Once the study of living and dead calopuses proved them to be omnivores of herbivorous leanings, the notion of the predatory calopus, probably based on their fearsome tusks and tendency to scavenge, was laid to rest. The omnivorous traits and primitive cloven hooves suggested to zoologists that calopuses might be an intermediate between pigs and horned ruminants. They had three-chambered stomachs and didn't chew the cud, so it seemed plausible. However it was later found that they were much closer to leucrotes and hippopotami, in fact they were the closest living relatives of hippos despite the external dissimilarity.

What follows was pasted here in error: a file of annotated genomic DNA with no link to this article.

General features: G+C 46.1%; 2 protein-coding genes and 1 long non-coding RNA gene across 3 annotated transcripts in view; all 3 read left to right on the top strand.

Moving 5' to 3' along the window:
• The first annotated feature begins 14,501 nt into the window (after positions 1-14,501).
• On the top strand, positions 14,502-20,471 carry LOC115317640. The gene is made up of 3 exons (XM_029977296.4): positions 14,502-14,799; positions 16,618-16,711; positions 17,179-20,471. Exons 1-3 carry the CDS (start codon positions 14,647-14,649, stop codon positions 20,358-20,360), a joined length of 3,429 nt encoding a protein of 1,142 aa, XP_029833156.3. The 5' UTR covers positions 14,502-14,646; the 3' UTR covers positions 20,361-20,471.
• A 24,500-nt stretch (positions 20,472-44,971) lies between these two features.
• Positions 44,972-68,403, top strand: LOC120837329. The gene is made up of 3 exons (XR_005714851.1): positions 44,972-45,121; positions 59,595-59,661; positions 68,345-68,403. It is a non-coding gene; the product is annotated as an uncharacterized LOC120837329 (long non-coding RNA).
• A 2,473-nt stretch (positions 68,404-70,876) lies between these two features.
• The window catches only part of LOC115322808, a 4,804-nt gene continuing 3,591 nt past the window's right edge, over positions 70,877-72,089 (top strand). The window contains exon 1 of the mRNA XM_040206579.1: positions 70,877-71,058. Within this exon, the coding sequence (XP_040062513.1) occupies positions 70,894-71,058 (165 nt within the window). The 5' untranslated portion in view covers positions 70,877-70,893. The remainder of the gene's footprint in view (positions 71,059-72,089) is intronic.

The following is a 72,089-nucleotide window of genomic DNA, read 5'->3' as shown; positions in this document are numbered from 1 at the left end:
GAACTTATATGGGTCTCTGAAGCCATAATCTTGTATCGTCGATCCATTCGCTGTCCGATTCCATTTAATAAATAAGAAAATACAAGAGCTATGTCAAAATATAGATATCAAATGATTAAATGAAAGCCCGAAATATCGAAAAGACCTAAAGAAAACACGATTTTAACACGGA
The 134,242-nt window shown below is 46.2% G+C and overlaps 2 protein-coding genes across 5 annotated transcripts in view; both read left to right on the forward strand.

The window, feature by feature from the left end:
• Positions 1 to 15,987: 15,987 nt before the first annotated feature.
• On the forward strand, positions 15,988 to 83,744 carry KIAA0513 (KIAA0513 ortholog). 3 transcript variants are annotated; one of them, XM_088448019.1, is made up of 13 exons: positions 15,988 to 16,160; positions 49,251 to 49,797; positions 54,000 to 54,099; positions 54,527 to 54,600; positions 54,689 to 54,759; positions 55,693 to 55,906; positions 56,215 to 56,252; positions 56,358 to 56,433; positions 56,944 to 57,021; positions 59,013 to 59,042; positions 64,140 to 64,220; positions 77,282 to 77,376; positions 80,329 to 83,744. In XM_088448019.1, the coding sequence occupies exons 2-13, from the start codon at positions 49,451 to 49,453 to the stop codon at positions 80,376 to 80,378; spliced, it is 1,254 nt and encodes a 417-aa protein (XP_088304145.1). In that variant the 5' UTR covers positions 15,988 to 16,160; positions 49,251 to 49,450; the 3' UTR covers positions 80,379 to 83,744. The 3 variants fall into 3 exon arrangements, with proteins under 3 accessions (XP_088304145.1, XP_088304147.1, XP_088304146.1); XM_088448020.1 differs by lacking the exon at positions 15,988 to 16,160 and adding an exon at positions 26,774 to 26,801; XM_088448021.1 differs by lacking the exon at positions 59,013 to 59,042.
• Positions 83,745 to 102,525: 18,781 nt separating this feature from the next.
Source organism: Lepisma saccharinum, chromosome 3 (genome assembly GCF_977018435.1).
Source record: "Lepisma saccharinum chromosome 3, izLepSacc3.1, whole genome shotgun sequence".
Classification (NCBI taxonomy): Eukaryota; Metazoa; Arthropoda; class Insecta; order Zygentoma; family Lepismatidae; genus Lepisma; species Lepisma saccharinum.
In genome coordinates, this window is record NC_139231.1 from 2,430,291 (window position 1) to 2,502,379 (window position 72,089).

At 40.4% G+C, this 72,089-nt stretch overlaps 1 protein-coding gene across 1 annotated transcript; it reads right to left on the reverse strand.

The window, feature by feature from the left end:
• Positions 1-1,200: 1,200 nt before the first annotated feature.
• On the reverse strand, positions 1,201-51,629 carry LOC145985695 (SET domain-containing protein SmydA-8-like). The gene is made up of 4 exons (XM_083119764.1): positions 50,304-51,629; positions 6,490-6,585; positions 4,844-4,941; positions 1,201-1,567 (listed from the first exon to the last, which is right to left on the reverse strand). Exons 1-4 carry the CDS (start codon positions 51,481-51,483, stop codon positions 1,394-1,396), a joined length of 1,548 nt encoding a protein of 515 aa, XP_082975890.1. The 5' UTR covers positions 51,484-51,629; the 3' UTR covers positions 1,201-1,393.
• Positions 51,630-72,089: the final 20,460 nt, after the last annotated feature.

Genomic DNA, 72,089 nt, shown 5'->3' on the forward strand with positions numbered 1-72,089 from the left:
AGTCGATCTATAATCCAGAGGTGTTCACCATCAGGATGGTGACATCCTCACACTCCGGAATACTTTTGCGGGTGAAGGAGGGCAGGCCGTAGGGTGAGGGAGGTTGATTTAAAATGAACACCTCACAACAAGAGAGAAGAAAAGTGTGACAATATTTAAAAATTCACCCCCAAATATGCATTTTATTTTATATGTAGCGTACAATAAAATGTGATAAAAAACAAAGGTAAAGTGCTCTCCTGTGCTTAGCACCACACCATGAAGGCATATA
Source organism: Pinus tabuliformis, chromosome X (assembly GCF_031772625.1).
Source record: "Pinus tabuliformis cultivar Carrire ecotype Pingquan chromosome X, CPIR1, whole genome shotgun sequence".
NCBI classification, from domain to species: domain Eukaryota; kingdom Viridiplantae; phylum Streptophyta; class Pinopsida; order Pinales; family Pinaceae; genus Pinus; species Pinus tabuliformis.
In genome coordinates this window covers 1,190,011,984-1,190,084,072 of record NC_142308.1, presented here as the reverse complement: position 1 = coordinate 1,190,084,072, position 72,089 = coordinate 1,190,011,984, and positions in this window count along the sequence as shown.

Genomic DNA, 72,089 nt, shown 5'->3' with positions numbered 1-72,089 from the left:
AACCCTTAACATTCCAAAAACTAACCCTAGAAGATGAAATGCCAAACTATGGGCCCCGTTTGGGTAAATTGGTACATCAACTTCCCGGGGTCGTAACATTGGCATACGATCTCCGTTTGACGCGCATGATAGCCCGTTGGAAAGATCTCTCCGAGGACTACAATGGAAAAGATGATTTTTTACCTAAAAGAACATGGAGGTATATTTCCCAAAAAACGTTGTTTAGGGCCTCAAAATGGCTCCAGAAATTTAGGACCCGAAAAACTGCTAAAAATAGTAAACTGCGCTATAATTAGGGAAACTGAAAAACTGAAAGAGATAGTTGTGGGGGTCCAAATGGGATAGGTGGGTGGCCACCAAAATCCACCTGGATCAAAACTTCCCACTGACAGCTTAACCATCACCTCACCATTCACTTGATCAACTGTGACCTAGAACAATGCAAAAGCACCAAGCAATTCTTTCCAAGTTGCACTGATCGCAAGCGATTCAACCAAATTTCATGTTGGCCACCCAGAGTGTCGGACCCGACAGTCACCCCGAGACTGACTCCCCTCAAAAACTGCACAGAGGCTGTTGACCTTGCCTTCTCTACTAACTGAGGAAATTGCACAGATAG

However, all of this doesn't quite fully explains how the legend of the wolpertinger came to be. As explained earlier, the calopus was utilized in Ordosian heraldry, especially by Velanneans, long after its true appearance had been forgotten. With time even its name started to become distorted. In Fritland it became the jacalope or jackalope, in Middle Ordosia the chatalupe. Perhaps the common way of depicting it as a fanged rabbit with small antlers made it too tempting to use in tall tale, or a sighting of a rabbit with antler-like ceratinous tumors caused by a papilloma virus was the initial trigger. In either case people started reporting more or less serious sightings of the creature especially in the Northern Catans, and the common folk came up with their own name for the creature that everyone seemed to know despite never seeing one thesmelves.